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Always rent a scooter when you visit Block Island. It’s THE way to get around, and it’s wild fun! I shouldn’t have been taking selfies while riding, though.
“A fly, when it exists, has just as much being as God.” Soren Kierkegaard. (My husband cradling a tiny, perfect crab on Block Island.)
Rock cairns on the beach near Block Island’s North Lighthouse.
Rose Rugosa, the beach rose. The epitome of summer, and everywhere on Block Island.
These yellow petunias on Block Island are gorgeous. Everything on the island grows beautifully.
The food garden exploded while we were gone. Four kinds of tomatoes, crimson watermelon, cucumbers, green peppers.
We just returned from our short but terribly sweet trip to Block Island. Four days and three nights is not nearly enough time. It was perfect, and there were many moments where I was filled to overflowing with gratitude. Just pure thankfulness. We were both constantly mindful of the beauty of the island, the miracles around us, and our great fortune to be alive and experiencing it.
When we got home yesterday, and after rolling around with the dogs and getting unpacked, checked the food garden. In just four days, the garden exploded with fresh food. Many trips between the garden and kitchen later, and we had counters full of watermelon, cucumbers, green peppers, and all four varieties of our tomatoes.
The tomatoes are what broke our backs. So many. So guess who made marinara last night? There are eight quart jars of fresh, vegan marinara in the fridge today. Today’s lunch is a tomato and Veganaise sandwich, my favorite. And I just gave away a big bag of tomatoes to friends.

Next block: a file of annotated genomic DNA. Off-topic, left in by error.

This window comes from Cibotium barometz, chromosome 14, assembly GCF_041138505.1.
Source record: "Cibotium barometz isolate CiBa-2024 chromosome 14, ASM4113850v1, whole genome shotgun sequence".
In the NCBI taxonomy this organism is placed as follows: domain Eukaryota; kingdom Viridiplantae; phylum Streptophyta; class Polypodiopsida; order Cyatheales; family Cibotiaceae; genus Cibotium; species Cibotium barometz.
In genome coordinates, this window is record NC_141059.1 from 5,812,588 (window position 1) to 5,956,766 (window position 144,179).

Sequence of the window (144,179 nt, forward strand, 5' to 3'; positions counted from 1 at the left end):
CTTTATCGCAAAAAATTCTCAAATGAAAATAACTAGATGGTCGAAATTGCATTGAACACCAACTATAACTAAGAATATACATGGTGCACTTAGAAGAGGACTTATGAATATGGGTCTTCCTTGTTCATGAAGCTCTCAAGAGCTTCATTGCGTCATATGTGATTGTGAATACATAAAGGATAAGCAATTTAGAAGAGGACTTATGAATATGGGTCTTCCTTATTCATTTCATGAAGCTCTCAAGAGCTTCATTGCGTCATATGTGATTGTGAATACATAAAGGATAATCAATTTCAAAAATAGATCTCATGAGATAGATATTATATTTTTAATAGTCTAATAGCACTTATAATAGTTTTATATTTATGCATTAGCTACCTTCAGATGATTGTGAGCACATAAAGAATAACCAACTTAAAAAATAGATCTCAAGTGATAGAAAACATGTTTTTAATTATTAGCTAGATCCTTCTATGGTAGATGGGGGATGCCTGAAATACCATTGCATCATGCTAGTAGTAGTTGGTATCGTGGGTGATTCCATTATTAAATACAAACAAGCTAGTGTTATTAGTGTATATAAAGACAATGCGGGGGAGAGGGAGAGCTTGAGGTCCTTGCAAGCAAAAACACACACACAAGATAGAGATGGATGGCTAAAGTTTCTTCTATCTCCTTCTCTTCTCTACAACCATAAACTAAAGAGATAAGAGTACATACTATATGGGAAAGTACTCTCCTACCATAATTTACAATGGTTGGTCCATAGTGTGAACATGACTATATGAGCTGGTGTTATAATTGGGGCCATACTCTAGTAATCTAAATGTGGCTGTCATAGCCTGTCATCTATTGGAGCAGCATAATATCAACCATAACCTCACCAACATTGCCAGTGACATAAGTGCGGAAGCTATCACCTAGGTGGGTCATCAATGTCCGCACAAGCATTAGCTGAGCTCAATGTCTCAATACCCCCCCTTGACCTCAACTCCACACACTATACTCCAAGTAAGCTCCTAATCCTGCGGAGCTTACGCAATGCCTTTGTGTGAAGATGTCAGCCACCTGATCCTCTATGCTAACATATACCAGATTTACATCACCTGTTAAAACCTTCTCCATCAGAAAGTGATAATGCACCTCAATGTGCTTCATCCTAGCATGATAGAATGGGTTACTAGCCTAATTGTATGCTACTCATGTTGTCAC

But we noticed that the cucumber, watermelon, and pepper plants are winding down fast. In a week, they won’t be viable. This is an early end to the season for most, but since we plant early, we end early.
Plants, like people and animals and all things, have established life spans. So this weekend, all but the tomatoes will be removed, the ground will be tilled, and lime will be put down. A few weeks after that, the tomatoes will end their run.
This is always a really sad time. 2016 was a particularly great season. I’m going to miss, as I always do, all the fresh vegetables that appeared in virtually every meal since June. Eating gets so much better in summer.
But it’s time to let go and accept impermanence. I’m always thankful to have been a part of the process once again. I’ll ache all winter, but then spring will return, and hopefully, I’ll be there to greet it.
In a couple of days, September will be here. There are things to look forward to as we approach autumn. Buddhist classes start up at Wesleyan again on September 11 and continue through to next summer. Longer nights mean more time to read, and I have a pile of great books waiting. Our potatoes and garlic will be ready to harvest soon. My husband and I and the dogs will take our annual October trip to Vermont (lunch at the Moon Dog Café is the best).
Our dogs love winter and will play outside without heat stress. I have new skis, bindings, and boots, and eventually, it will snow. Summer is best, but life is good no matter the month, and I’m beholden to it all.
Live in peace.